John Hopkins of Forks Farm with his Pasture-Raised Chickens

As organic produce has hit the mainstream during the past decade and a half, the inevitable criticism is of cost. One often encounters such sentiments as this: “Costly organic produce is fine for the wealthy few, but it’s too expensive for most people and we can’t feed the world that way.”

I do have some sympathy for this view. After all, neither a private school Latin teacher nor the proprietor of a small seasonal restaurant earns a princely wage. Paying triple the price for a pasture-raised organic chicken can be shocking at first. But ultimately the attitude that we can’t afford more for our food and that local, organic produce is elitist is an incorrect, disturbing, and damaging view, which does much to explain why the food culture of the US is so different from that of Italy and France, among others, where food is cherished and esteemed.

In the US we expect food to be cheap. Although Americans spent nearly 50% of their income on food in 1901, that amount has dropped to around 13% today, of which almost half is spent on eating out. This means only 7% of our income is spent on groceries. By contrast, we spend 33% on housing and 19% on transportation. This should give us great pause. Is the quality of our housing and transportation really worth around 8 times more to us than the quality of our food? It’s not surprising, then, that the quality of our food, both in stores and restaurants, is lacking compared to countries which value and prioritize food.

The very best imported artisanal pasta still only costs around $5 per pound, still less than a dollar per serving. Pasture-raised organic chicken, even at triple the price of supermarket chicken, still only costs around $2 for a moderate serving, about the cost per serving of a mediocre take-out pizza.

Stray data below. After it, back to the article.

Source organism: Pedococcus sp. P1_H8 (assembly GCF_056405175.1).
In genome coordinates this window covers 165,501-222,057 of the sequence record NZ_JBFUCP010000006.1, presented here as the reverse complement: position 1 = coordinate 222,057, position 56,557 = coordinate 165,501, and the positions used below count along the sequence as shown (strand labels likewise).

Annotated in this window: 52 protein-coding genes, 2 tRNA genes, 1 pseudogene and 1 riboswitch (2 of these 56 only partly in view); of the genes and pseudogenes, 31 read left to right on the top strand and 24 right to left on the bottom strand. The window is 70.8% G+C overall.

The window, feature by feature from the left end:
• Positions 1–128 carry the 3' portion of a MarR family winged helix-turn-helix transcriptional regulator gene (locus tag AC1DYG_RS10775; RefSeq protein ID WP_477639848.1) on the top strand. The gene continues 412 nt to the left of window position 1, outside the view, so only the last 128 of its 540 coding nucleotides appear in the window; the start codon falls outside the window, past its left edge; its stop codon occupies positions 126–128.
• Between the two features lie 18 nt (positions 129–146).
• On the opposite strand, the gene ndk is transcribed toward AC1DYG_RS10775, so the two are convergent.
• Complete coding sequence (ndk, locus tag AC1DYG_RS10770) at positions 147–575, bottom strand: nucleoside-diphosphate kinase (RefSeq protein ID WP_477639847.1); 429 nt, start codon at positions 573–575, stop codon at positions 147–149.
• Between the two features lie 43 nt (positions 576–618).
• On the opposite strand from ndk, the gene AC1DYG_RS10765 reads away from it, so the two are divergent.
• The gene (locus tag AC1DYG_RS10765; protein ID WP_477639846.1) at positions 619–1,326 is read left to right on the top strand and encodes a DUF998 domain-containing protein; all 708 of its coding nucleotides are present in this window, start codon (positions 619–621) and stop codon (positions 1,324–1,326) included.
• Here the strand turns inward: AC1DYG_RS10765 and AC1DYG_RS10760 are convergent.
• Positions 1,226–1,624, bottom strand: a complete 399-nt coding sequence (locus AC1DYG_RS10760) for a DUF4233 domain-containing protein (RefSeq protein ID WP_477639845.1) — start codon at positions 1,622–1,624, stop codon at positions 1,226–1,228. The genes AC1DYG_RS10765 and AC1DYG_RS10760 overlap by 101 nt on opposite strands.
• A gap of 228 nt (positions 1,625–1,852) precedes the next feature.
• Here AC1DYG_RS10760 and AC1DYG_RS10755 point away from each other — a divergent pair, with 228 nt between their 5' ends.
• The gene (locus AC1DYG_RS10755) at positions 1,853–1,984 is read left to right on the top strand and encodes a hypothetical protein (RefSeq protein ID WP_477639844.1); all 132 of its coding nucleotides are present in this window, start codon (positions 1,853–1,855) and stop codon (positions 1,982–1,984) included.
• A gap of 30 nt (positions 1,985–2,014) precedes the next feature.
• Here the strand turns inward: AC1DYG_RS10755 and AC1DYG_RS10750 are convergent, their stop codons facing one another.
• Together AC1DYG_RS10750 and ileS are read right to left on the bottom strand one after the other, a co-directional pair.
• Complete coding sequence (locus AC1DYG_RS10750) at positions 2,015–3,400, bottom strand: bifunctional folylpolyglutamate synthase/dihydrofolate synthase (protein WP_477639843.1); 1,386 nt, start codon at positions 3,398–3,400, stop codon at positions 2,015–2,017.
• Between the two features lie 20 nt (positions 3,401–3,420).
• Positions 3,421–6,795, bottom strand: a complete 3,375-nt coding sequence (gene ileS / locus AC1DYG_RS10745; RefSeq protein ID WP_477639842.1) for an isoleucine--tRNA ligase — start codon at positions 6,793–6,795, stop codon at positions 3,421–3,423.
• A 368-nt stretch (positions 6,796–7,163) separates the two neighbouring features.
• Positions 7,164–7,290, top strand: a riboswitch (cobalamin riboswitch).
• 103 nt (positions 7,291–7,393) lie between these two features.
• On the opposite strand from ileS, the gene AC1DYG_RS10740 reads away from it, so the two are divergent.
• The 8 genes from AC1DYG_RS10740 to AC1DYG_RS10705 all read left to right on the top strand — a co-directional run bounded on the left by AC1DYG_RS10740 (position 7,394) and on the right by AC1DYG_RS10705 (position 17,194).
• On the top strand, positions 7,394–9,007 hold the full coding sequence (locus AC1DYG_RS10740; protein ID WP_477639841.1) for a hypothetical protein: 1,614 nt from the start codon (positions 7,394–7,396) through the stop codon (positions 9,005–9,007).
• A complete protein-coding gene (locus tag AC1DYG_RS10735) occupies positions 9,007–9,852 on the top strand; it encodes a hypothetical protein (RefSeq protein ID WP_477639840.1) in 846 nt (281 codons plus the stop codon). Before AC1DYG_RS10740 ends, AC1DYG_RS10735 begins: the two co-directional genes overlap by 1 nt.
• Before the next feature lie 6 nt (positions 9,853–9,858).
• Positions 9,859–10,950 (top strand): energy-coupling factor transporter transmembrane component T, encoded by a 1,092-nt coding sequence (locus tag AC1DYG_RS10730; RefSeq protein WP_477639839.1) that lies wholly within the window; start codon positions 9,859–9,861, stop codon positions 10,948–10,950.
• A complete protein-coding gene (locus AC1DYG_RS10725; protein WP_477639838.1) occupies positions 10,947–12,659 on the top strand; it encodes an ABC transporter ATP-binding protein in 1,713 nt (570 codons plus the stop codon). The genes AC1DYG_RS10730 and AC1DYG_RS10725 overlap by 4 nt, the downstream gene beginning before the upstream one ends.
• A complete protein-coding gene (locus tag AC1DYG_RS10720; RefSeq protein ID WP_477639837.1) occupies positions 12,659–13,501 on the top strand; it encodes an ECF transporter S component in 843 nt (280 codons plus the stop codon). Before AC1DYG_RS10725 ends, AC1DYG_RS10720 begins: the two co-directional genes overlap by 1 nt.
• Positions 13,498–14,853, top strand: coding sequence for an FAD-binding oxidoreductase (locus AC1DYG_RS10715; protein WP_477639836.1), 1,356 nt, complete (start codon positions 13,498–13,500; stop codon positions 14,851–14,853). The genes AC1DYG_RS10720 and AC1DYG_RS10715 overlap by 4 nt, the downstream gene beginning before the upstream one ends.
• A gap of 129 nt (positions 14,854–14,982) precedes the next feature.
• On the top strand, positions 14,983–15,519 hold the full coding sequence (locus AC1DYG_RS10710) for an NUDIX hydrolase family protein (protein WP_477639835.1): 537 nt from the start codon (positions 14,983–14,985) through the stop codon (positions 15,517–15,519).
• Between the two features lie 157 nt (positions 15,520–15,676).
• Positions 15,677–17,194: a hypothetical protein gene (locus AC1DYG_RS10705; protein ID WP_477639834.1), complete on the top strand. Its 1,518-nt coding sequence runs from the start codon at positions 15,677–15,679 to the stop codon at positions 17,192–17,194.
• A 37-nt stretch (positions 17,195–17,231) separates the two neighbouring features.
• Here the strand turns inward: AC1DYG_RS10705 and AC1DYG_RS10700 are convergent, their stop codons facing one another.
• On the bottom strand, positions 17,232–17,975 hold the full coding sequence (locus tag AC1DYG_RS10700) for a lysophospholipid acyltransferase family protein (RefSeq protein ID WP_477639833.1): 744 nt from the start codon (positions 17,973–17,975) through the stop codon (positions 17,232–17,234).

I would argue that Americans could and should spend at least twice as much money on groceries as they do currently. For twice the money, the entire food system could be transformed. We would no longer need cheap produce trucked from California or flown in from Chile. We wouldn’t need to live with or rationalize the immoral and disgusting conditions in which most animals are raised in this country. We wouldn’t need to be embarrassed that farmers are forced off the land unable to make a living.

We could have the same food culture as Italy and France if we chose to. All it requires is the desire to value food and the willingness to spend what it takes to raise high quality ingredients. Too often, when people hear even a partial description of the horrific conditions in which most livestock live and die in this country, they say “Stop! I don’t want to know!”, pretending that willful ignorance is a replacement for moral responsibility. Now is as good a time as any to commit to local, humanely-raised, high quality meats and produce. To find the farmers in your area, go to

— Justin